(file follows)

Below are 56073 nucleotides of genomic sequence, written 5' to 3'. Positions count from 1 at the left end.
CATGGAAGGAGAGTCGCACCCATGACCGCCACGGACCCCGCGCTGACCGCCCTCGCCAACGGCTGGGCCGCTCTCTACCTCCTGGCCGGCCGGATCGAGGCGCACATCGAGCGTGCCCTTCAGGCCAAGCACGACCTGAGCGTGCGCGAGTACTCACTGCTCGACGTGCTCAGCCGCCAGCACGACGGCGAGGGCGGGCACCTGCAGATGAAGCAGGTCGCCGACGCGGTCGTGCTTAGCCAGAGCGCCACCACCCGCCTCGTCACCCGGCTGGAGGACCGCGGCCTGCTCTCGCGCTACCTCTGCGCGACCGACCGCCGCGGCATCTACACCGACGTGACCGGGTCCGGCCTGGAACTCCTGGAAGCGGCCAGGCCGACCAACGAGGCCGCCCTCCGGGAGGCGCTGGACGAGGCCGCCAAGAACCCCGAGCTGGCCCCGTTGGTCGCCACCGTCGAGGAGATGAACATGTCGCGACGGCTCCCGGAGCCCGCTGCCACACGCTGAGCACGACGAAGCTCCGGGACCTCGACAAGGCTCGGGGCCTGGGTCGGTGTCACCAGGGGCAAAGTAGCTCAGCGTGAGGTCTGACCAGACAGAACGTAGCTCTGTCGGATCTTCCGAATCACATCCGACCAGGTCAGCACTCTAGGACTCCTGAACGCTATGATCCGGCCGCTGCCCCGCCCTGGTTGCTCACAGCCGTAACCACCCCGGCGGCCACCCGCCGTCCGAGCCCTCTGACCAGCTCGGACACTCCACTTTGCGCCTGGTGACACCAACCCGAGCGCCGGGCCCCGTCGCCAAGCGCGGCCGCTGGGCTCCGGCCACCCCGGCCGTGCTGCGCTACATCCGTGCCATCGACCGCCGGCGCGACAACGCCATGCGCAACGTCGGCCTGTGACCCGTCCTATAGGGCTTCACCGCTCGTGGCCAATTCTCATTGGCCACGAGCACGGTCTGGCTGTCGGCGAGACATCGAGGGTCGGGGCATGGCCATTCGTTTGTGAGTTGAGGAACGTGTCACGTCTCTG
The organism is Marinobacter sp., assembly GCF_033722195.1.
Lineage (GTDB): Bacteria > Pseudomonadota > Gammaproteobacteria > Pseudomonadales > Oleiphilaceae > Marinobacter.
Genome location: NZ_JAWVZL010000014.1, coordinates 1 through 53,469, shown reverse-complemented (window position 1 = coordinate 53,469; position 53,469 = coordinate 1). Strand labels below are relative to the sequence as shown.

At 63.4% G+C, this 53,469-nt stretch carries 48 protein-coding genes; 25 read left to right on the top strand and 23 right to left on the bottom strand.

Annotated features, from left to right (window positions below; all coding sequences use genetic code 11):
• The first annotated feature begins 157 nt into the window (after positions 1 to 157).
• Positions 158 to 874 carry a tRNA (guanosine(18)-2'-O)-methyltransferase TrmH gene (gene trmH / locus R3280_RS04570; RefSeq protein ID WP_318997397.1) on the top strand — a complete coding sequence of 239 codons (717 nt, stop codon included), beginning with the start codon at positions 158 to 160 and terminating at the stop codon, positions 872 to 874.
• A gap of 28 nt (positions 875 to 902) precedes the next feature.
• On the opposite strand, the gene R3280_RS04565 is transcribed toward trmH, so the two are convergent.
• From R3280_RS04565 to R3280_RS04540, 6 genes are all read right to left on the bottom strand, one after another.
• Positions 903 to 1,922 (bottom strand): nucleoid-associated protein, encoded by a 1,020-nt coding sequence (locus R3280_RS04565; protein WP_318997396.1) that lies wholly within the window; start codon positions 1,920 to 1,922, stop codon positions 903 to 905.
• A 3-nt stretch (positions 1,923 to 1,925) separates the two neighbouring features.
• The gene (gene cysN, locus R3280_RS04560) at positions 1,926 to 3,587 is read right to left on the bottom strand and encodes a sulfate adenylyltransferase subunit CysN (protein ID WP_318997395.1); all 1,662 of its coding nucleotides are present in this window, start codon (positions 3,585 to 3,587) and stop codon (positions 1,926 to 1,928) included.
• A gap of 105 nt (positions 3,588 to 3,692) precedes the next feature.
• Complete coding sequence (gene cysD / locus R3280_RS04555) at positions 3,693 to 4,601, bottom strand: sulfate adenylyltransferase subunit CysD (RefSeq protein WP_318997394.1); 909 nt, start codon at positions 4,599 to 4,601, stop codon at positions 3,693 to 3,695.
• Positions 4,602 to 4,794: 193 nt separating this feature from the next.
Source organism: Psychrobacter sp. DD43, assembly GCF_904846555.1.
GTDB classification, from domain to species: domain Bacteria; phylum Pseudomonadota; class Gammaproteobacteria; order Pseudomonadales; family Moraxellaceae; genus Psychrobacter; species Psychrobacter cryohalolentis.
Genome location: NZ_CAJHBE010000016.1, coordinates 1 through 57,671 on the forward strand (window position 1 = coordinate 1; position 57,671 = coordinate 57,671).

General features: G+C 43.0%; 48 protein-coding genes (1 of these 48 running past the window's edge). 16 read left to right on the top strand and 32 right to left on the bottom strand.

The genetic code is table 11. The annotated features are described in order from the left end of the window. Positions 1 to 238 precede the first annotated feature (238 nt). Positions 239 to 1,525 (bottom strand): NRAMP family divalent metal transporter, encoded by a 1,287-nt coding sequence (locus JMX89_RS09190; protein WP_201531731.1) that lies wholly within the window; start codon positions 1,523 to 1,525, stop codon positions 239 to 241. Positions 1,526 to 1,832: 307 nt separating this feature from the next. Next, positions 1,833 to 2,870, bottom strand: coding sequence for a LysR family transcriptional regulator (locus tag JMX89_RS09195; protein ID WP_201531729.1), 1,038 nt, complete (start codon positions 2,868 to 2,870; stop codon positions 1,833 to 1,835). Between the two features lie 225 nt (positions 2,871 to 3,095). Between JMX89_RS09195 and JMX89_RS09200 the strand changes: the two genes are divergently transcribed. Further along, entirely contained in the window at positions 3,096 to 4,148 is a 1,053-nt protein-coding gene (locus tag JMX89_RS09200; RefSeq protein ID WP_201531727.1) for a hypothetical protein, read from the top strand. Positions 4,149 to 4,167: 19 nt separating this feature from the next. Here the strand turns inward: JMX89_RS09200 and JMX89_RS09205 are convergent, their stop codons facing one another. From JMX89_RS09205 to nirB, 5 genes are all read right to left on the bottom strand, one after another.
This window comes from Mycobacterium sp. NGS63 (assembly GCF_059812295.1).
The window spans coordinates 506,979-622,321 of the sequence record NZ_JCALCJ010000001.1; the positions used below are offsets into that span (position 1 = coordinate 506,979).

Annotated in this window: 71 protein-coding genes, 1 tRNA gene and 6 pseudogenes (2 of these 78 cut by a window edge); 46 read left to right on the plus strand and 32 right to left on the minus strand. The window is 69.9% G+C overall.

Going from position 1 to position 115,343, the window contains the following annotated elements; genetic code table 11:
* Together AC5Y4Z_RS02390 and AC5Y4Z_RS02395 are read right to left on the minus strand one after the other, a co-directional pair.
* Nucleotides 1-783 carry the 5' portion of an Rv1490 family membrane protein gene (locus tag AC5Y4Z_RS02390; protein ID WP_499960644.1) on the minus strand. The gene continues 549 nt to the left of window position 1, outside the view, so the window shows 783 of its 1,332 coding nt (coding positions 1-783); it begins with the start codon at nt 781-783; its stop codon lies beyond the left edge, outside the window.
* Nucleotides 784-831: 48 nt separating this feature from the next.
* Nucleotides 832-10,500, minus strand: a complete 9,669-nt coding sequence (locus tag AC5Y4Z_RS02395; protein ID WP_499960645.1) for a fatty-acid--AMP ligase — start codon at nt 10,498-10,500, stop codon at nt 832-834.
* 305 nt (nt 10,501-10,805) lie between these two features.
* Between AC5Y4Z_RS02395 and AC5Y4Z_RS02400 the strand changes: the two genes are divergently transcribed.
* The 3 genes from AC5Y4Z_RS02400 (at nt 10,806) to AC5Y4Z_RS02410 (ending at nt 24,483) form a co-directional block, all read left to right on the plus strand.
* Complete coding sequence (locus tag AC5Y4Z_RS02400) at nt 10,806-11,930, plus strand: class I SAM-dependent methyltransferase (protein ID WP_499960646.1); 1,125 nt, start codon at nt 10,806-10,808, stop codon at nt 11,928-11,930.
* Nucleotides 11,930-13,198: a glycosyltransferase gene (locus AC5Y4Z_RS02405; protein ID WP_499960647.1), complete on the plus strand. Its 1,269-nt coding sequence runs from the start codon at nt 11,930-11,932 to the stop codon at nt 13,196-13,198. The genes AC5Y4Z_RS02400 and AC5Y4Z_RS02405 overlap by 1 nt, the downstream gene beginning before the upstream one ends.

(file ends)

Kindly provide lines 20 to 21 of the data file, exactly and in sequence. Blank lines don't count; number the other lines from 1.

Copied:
GTDB classification, from domain to species: domain Bacteria; phylum Pseudomonadota; class Gammaproteobacteria; order Pseudomonadales; family Moraxellaceae; genus Psychrobacter; species Psychrobacter cryohalolentis.
Genome location: NZ_CAJHBE010000016.1, coordinates 1 through 57,671 on the forward strand (window position 1 = coordinate 1; position 57,671 = coordinate 57,671).